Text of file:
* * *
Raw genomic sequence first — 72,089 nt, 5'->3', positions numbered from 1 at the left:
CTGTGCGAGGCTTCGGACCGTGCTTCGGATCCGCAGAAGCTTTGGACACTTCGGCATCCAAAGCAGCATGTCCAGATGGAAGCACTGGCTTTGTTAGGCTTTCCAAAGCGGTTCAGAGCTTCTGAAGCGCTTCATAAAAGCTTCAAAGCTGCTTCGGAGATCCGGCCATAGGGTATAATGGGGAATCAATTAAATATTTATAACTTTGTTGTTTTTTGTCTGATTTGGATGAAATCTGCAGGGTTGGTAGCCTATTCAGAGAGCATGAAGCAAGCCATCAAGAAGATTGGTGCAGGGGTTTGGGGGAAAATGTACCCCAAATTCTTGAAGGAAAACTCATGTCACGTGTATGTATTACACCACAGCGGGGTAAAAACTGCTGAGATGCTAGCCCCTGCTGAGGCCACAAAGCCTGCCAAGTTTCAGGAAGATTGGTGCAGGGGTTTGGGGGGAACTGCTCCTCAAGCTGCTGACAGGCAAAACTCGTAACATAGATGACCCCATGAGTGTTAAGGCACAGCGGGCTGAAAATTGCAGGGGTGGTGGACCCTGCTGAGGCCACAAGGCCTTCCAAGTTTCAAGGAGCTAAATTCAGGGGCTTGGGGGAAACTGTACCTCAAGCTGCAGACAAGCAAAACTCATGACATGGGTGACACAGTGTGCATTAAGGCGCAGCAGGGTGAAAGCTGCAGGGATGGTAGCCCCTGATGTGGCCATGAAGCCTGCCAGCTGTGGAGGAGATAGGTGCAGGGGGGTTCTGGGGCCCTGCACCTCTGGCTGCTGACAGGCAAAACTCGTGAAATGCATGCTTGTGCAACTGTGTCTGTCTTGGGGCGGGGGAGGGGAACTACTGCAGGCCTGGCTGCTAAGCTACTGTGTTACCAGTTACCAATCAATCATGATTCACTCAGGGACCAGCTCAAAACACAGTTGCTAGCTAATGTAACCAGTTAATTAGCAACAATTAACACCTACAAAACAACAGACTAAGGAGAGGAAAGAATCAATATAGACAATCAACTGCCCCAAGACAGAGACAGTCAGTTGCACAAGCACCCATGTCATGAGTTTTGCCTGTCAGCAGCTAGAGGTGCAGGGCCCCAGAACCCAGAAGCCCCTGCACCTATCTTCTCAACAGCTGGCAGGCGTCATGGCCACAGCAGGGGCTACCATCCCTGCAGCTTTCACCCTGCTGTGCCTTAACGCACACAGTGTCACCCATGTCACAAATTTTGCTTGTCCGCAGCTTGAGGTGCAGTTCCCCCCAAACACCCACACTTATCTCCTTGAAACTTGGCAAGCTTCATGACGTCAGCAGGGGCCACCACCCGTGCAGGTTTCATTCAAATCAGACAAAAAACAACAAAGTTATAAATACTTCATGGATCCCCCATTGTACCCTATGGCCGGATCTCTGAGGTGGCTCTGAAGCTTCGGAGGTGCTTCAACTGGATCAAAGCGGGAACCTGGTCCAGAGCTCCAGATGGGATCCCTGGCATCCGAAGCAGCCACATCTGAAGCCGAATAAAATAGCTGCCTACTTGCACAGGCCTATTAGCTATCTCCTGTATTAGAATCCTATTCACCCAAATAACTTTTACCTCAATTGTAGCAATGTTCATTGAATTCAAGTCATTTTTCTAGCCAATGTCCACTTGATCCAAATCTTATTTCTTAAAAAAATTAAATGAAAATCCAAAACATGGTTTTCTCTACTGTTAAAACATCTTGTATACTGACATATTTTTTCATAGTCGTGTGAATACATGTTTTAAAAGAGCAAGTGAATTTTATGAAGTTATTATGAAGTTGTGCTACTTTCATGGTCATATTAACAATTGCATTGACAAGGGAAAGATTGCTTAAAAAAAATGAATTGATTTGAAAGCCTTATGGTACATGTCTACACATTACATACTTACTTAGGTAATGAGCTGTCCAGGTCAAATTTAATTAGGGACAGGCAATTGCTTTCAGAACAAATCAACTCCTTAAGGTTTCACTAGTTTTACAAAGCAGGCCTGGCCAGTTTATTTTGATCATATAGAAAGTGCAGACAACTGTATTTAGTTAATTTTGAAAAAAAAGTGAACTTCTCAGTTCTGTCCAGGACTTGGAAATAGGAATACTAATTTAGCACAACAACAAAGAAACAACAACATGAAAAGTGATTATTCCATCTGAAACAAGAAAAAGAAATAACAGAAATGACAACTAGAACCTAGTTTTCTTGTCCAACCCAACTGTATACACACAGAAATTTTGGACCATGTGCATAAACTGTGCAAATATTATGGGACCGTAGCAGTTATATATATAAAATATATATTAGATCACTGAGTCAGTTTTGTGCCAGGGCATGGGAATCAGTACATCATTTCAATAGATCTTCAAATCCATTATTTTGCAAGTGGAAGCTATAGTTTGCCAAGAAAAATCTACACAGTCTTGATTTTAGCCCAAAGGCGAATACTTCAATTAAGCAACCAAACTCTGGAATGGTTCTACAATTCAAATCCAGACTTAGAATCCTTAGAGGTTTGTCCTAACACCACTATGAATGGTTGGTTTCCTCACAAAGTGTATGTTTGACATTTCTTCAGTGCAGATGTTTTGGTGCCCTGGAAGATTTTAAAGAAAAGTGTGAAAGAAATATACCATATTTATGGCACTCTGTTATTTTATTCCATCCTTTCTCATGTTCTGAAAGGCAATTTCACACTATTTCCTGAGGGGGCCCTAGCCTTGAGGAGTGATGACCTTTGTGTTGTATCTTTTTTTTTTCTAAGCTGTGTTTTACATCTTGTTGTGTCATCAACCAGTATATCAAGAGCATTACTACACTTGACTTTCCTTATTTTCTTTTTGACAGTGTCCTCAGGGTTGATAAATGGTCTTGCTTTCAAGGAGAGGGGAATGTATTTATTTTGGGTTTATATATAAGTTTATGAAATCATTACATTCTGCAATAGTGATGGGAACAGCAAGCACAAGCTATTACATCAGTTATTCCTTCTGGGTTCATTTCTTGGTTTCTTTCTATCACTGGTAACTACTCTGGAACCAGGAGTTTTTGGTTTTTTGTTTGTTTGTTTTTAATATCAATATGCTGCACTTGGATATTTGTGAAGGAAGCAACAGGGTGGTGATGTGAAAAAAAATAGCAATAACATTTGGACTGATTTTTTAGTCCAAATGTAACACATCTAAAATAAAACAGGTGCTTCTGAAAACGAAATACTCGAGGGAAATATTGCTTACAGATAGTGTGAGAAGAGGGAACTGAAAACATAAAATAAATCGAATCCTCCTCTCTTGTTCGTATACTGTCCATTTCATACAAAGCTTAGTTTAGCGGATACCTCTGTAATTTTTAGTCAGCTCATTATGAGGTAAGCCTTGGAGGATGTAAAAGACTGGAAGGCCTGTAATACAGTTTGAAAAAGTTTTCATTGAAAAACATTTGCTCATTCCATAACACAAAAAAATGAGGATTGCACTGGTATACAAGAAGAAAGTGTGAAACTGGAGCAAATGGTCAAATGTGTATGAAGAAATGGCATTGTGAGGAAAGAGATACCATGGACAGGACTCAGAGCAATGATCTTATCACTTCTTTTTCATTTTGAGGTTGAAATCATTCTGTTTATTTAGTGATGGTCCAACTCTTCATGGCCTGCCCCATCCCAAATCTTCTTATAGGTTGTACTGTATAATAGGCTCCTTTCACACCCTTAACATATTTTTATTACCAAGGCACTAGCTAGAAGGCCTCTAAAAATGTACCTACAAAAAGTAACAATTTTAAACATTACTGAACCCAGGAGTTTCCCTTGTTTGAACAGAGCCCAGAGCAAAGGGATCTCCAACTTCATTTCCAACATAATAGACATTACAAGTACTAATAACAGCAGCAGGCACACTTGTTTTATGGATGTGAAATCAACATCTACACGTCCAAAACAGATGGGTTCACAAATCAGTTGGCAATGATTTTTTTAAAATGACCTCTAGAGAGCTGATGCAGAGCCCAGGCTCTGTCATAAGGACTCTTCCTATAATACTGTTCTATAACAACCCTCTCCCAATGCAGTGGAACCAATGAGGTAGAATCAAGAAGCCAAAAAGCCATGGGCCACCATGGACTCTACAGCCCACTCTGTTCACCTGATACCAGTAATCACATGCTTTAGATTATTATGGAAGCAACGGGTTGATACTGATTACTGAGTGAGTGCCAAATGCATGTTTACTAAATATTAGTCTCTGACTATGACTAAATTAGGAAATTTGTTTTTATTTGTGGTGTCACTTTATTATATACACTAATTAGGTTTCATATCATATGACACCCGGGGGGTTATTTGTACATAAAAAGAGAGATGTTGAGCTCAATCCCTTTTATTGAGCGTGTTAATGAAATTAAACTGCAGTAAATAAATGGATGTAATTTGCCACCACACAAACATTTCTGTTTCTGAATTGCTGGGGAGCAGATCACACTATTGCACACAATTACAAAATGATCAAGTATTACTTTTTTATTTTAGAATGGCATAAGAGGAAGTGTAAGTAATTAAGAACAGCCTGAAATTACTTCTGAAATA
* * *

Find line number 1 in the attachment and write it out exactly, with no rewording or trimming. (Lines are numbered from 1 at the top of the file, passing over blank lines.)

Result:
Raw genomic sequence first — 72,089 nt, 5'->3', positions numbered from 1 at the left: